At the northernmost point of Colombia – and South America to be precise – where La Guajira cascades into the Caribbean, are the sand dunes of Taroa and lighthouse of Punta Gallinas. In this unforgiving environment where cacti struggle for survival, a Wayúu family stop to take a rest before reaching their ranchería – name given to the indigenous dwelling places of this department.

Punta Gallinas is so remote that just getting there is an endurance in all-terrain driving through some of Colombia’s most stunning landscapes. A recent trip to Alto Guajira with adventure tour operator Kaishi Travel, and experienced guides for maneuvering barren lakebeds where traces of human existence are as elusive as rain, we came upon this poignant vignette of life in the desert.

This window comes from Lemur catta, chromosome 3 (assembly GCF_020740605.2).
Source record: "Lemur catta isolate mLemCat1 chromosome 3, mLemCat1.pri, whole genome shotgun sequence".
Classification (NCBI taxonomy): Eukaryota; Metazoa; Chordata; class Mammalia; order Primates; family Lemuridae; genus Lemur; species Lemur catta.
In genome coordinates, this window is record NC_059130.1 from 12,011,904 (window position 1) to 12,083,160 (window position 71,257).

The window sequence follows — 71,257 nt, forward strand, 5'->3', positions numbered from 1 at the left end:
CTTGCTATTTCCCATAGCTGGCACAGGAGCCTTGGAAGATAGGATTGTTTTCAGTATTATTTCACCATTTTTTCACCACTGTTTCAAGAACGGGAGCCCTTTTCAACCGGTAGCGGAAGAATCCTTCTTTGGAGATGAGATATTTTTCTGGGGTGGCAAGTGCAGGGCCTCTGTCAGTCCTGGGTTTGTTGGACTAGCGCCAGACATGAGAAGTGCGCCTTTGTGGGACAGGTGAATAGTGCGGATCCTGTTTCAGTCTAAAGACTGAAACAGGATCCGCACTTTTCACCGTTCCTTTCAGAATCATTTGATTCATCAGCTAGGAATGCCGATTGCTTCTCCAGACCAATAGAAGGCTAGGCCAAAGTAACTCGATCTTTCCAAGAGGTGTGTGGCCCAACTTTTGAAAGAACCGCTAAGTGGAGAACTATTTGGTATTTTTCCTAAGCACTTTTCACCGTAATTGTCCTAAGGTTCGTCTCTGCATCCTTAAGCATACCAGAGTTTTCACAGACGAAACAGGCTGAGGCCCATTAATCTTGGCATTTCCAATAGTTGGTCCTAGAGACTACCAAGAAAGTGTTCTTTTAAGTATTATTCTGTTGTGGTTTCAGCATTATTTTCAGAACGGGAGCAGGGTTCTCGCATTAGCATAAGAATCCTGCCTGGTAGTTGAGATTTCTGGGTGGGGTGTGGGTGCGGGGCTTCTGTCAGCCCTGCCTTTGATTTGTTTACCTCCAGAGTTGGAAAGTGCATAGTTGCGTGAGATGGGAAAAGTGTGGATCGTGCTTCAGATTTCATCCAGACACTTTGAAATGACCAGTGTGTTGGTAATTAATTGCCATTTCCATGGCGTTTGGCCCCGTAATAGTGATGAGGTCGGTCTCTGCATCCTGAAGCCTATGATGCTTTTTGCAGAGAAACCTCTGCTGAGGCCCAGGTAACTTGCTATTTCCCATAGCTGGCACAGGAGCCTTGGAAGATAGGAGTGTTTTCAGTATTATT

Many Wayúu still depend on mules to haul water from wells, but a younger generation trust their bicycles that can equally carry supplies and are less temperamental than a beast of burden. Scenes like this one, are commonplace across La Guajira, and for outsiders, a reminder that in many parts of the world, time isn’t just measured in days, but by the distance traveled, whether with tracks or hooves in the sand.

Photo: Richard Emblin